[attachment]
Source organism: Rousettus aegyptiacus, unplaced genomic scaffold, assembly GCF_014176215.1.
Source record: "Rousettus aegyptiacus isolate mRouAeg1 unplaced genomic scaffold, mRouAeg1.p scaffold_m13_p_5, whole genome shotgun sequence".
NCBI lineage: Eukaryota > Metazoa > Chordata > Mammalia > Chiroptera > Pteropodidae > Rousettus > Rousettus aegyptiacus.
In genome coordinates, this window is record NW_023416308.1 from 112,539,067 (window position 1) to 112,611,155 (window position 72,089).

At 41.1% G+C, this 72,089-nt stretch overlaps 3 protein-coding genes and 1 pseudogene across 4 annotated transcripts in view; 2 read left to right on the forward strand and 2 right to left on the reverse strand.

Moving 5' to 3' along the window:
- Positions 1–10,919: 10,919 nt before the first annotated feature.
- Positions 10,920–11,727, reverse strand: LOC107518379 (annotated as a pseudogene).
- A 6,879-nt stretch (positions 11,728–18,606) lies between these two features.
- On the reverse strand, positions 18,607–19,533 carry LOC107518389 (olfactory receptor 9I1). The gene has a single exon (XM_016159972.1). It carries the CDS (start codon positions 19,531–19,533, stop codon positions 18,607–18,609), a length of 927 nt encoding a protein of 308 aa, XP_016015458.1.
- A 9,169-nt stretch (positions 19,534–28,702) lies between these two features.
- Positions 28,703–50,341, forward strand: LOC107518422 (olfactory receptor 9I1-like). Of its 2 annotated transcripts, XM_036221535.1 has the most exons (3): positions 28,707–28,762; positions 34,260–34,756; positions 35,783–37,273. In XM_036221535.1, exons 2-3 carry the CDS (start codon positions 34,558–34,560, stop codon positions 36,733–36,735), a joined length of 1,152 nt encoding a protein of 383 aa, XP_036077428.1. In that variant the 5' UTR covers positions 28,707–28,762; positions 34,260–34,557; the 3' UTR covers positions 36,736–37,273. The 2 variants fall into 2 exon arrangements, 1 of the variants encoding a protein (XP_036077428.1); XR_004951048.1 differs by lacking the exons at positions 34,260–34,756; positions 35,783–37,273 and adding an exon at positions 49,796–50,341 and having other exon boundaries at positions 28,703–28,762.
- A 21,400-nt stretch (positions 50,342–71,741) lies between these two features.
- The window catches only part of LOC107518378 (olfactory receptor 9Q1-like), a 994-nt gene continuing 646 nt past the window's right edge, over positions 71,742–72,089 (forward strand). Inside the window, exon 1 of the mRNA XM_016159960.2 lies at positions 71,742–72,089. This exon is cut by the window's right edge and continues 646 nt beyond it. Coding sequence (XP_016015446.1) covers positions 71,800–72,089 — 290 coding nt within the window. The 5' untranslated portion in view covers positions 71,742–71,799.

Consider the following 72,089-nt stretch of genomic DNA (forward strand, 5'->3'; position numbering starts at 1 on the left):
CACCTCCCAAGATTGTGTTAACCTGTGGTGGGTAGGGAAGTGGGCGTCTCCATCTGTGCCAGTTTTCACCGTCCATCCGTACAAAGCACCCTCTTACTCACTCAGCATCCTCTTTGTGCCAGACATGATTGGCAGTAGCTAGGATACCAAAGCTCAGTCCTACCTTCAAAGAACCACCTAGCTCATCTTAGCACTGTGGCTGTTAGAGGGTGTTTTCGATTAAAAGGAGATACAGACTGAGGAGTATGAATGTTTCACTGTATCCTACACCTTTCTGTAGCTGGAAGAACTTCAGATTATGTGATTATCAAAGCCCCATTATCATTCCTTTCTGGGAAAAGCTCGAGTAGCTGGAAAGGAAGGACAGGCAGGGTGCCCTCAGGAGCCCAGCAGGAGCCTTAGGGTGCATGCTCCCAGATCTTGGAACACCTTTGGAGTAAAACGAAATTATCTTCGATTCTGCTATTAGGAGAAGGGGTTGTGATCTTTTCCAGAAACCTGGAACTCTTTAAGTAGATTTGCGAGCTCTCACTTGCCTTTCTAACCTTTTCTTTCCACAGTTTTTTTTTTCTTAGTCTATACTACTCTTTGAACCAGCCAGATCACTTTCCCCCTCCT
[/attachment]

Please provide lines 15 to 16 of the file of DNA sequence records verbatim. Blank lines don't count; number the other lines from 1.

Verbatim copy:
Consider the following 72,089-nt stretch of genomic DNA (forward strand, 5'->3'; position numbering starts at 1 on the left):
CACCTCCCAAGATTGTGTTAACCTGTGGTGGGTAGGGAAGTGGGCGTCTCCATCTGTGCCAGTTTTCACCGTCCATCCGTACAAAGCACCCTCTTACTCACTCAGCATCCTCTTTGTGCCAGACATGATTGGCAGTAGCTAGGATACCAAAGCTCAGTCCTACCTTCAAAGAACCACCTAGCTCATCTTAGCACTGTGGCTGTTAGAGGGTGTTTTCGATTAAAAGGAGATACAGACTGAGGAGTATGAATGTTTCACTGTATCCTACACCTTTCTGTAGCTGGAAGAACTTCAGATTATGTGATTATCAAAGCCCCATTATCATTCCTTTCTGGGAAAAGCTCGAGTAGCTGGAAAGGAAGGACAGGCAGGGTGCCCTCAGGAGCCCAGCAGGAGCCTTAGGGTGCATGCTCCCAGATCTTGGAACACCTTTGGAGTAAAACGAAATTATCTTCGATTCTGCTATTAGGAGAAGGGGTTGTGATCTTTTCCAGAAACCTGGAACTCTTTAAGTAGATTTGCGAGCTCTCACTTGCCTTTCTAACCTTTTCTTTCCACAGTTTTTTTTTTCTTAGTCTATACTACTCTTTGAACCAGCCAGATCACTTTCCCCCTCCT